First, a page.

Employer Branding Talent Acquisition

4 ways to Fight Skilled Worker Shortage

Taken at face value, there’s no shortage of people that you can employ. Headlines regularly bombard unsuspecting readers with statistics that suggest the UK is facing high unemployment rates and you would be forgiven for thinking that this means employers can very easily pick and chose who they recruit with very little effort.

I’ve seen intelligent and respectable business owners writing off the unemployed as lazy when they’ve seen their vacancies for highly specialised roles unanswered for long periods of time, but the truth of the matter is that you might actually have a much smaller pool of people you can draw from than you might expect. The roles you are trying to fill may be more of a niche than you think and there has always been a shortage of skilled and experienced workers. Our modern climate is no real exception.

Here are a few things that you can do to fight against the skilled worker shortage:

1. Give People the Chance to Prove Themselves

There will be people out there that will be revolutionary at the job you’re advertising but you will be reluctant to give them a chance because they either lack the recommended qualifications for the role or more likely they lack that coveted five years of prior experience that you’re demanding.

Speaking as someone who has been on the wrong side of the experience equation, there are people who would be more than capable of doing your advertised role, but you need to give them a break. There’s a risk that you’ll get someone incompetent or inappropriate, but essentially there’s the same risk when only accepting the most experienced candidates. You never really know what someone will be like until you give them a try for a week or two, so don’t be afraid of taking the occasional risk if you’re struggling.

2. Demand Less

It’s tempting to demand a lot from your applicants. Requiring extensive prior experience and lots of qualifications tends to be a safer bet on paper, but many job listings end up with outrageous demands that are far in excess of what is actually needed. I was nearly put off applying for a very straight forward administration role several years ago that demanded an extensive knowledge of Microsoft Access, but the role only really needed you to be able to recognise the program’s icon on the desktop.

If you are recruiting in a field where there might be a smaller talent pool, then downgrading some of the things on your list from requirements to “nice to haves” might yield a greater response. You might be surprised by what some people consider themselves to be not very good at when it comes to their skills and you might find yourself with an absolute genius that simply lacks confidence. Before you snap back with a declaration that you want people with confidence, just remember that confidence does not always equal competence. A few more humble employees might in actual fact be exactly what you need and high demands will attract an equal number of blaggards as it will ideal applicants.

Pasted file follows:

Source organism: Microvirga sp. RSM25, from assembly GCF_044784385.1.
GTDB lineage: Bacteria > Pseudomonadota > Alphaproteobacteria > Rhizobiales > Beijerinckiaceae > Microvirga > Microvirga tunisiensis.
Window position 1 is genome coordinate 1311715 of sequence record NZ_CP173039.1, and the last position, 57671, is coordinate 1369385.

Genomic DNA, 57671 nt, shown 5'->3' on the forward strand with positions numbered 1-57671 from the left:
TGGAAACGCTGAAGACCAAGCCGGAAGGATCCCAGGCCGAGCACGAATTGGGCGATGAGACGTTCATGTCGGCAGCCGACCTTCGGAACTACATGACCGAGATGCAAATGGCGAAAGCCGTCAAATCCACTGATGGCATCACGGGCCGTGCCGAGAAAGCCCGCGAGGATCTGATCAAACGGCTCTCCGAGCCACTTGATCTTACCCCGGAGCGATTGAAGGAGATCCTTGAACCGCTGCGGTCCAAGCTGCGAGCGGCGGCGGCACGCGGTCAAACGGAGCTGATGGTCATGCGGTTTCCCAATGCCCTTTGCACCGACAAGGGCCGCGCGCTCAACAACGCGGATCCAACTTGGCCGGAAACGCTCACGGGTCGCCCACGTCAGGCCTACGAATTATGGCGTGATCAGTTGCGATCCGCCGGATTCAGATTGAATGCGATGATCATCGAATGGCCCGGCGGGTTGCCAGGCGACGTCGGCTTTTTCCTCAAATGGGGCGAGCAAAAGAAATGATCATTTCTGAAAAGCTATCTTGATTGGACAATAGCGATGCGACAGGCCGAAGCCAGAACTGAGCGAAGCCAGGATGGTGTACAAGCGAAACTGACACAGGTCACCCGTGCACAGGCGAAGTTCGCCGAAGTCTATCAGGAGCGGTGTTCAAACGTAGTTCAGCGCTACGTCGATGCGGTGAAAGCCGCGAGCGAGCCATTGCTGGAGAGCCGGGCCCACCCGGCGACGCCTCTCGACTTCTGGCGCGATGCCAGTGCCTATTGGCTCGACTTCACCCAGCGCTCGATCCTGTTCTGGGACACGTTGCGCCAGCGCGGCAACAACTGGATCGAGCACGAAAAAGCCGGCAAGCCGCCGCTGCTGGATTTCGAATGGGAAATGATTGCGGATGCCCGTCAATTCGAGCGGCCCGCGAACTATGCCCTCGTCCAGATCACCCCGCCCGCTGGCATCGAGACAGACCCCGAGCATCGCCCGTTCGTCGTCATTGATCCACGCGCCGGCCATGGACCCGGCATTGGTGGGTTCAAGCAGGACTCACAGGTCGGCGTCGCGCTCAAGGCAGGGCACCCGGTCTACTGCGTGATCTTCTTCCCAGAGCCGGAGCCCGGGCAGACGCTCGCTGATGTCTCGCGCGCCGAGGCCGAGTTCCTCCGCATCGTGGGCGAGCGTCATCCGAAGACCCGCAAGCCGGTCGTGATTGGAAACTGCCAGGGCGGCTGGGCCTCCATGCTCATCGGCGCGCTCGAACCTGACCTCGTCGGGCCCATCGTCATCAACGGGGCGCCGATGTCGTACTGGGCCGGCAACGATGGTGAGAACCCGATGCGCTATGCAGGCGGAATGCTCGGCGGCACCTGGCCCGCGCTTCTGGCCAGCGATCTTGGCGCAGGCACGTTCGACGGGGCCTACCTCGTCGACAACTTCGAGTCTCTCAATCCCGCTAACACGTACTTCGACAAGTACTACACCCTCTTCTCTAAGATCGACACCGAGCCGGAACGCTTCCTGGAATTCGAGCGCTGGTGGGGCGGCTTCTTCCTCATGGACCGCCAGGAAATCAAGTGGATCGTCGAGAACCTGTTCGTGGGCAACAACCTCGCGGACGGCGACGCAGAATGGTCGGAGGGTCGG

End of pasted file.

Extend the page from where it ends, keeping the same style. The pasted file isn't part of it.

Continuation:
3. Search in Similar Industries

Think about asking for applicants in fields that are similar to yours and for people who might have transferable skills and may not even be looking for you in particular. Unless you have a big brand name behind your company, not many people will know you exist and there will be people appropriate for your vacant role working in industries that you don’t operate in that might be interested.

In our modern age, people jump careers all the time and transfer from role to role on a regular basis. Some transitions might seem outrageous in principle, but the skills might be the same. It might also be that people simply want a change and have a completely justifiable skill set to do so.

This almost goes back to the prior experience example – just because someone hasn’t had five plus years experience in your particular industry, it doesn’t mean they’ll be clueless morons driving your company into the ground.

4. Plan Ahead

It pays to keep a very close eye on who is out there and employable at all times if you might struggle to fill any of your roles. I’ve heard rumours that a lot of companies that are recruiting at any one time don’t actually have any roles to fill and are just trying to find out who might be available at any one point, although this sounds suspiciously like a conspiracy theory passed around the frustrated and unemployed.

You might not have the resources or budget to do anything as extravagant as this, but you can still keep an eye on the job market to see if similar roles to the ones you might need are coming up and being filled on a regular basis.

Your staff can announce that they are leaving at any time. Although some roles might have a longer notice period than others, losing a key member of staff in a key area can be a nightmare if you’re unprepared.


Good employees can be hard to find, but there are plenty of smart adaptable people out there looking for work, either with jobs already or unattached to any other company. Maybe set your sights a little lower and have a little more faith in the talent pool, but whatever you do don’t give up hope – the ideal applicant for you does exist.

David Hing is the blog editor of YOUR Insurance – a broker specialising in public liability insurance for small businesses.

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